Written by 10:18 am European Union

European treaties ‘aren’t set in stone’, says Scholz – EURACTIV.com

Russia’s attack on Ukraine is a watershed moment likely to change the European Union in significant ways: German Chancellor Olaf Scholz has said he wants a more geopolitical Union, significant enlargement of the bloc and deep reforms of its institutions.

In an over 50-minute speech at Prague’s Charles University on Monday (29 August), almost five years after Emmanuel Macron’s Sorbonne speech that laid out his grand EU agenda, Scholz presented his ideas on how Europe and the EU should respond to the changing political environment following Russia’s attack on Ukraine.

“Even the European treaties aren’t set in stone,” the German Chancellor stated, adding that “European rules can be changed – in very short order if need be.” This, he recognised, would, of course, require a European consensus.

“If together we come to the conclusion that the Treaties need to be amended so that Europe makes progress, then we should do that,” he said, confirming that a treaty change might be on the cards.

Scholz also said he aims to seize the momentum generated by the EU’s direct democracy experiment, the Conference on the Future of Europe, whose outcome showed that “the public wants an EU that delivers”.

In concrete terms, Scholz said he was firmly “committed to enlargement”  with Western Balkan countries – Albania, Bosnia and Herzegovina, Montenegro, Kosovo, North Macedonia, and Serbia – but also to Ukraine, Moldova and “down the line also Georgia”.

“An EU with 30 or 36 member states will look different than today’s Union,” Scholz highlighted, adding that Europe was moving “eastward.”

He also reaffirmed tying enlargement to reforms. In previous enlargement rounds, “reforms in the accession countries went hand in hand with institutional reforms within the European Union. That will also be the case this time around,” he explained.

Deep-cutting reforms

Further, Scholz proposed doing away with unanimity and the one-policy one-commissioner norm: a task he urged must be balanced with ensuring that the European Parliament does not become too bloated.

“I could imagine, for example, starting with majority voting in areas in which it is particularly important that we speak with one voice,” Scholz said, citing sanctions policy and issues relating to human rights as examples.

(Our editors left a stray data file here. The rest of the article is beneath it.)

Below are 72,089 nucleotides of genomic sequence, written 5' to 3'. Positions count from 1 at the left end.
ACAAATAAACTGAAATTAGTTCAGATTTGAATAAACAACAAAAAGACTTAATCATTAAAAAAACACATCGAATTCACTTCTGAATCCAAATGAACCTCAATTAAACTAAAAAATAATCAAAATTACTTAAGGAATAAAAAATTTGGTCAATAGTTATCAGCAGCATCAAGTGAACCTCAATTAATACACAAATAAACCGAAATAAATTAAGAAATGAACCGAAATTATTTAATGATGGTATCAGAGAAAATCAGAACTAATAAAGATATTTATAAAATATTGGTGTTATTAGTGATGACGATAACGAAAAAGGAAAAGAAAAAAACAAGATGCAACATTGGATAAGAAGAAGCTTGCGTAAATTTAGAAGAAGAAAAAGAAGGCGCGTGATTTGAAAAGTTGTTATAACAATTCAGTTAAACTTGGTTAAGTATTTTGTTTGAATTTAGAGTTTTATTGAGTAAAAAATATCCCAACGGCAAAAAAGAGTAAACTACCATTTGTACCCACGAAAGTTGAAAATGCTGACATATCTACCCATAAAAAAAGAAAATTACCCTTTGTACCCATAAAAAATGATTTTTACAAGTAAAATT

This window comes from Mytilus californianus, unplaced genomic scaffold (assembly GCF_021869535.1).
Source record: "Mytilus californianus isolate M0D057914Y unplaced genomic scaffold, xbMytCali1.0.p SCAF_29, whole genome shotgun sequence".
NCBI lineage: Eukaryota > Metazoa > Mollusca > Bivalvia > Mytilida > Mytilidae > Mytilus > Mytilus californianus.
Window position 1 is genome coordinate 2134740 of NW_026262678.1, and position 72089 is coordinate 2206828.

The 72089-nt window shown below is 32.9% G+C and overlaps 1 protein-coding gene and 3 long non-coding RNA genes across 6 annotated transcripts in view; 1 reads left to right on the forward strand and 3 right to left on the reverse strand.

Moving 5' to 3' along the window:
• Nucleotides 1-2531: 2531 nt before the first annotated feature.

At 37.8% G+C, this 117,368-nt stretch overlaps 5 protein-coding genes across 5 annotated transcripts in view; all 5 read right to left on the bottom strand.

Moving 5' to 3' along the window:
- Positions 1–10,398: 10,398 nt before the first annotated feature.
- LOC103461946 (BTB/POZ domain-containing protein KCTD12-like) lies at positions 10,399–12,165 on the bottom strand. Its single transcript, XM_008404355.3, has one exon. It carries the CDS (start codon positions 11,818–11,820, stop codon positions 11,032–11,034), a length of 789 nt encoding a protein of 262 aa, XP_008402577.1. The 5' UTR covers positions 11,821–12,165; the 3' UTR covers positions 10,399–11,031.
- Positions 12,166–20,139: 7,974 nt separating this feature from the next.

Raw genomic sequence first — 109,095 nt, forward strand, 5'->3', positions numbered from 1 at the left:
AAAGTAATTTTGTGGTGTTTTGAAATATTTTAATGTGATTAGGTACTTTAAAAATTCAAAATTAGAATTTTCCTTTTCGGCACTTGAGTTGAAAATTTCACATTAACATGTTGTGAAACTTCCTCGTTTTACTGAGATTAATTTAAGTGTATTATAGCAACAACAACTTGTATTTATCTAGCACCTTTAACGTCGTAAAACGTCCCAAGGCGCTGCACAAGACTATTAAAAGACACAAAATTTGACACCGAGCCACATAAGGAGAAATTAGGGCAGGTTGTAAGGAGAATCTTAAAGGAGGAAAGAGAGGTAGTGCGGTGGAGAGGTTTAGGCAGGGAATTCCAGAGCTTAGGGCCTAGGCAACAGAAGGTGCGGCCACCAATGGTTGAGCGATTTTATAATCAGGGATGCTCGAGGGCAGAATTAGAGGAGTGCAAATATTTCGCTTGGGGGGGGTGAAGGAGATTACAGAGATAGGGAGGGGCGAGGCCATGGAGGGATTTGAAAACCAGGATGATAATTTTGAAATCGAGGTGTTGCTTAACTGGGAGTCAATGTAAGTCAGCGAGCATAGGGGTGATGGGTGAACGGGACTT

This could open the door to condemning China’s human rights violations in the Xinjiang province without the assent of Berlin, something German businesses are wary of. 

Moving towards majority voting in the Council in areas like foreign and tax policy could “also have repercussions for Germany,” Scholz said.

“The European Parliament will not be able to shy away from reforms either,” explained Scholz.

The treaties’ upper limit of 751 EU parliamentarians was in place “for good reason,” a number that would be exceeded if new EU members join. Thus, the parliament would need a “new balance” while respecting the “democratic principle according to which each electoral vote carries roughly the same weight,” something that is not respected today. 

Scholz’s push to reform the parliament meshes with the parliament’s plan to improve itself by introducing European voting lists remains unclear. 

“Last but not least,” Scholz wants to change how the Commission works. “A Commission with 30 or 36 Commissioners would reach the limits of its ability to function,” he noted.

Yet, Scholz is aware of how crucial equal representation of every single EU state in the Commission is. Instead, it may be time for Commissioners to begin doubling up on policy fields, he suggested. 

“What’s wrong with having two Commissioners who are jointly responsible for one and the same Directorate-General?”

[Edited by Zoran Radosavljevic/Alice Taylor]

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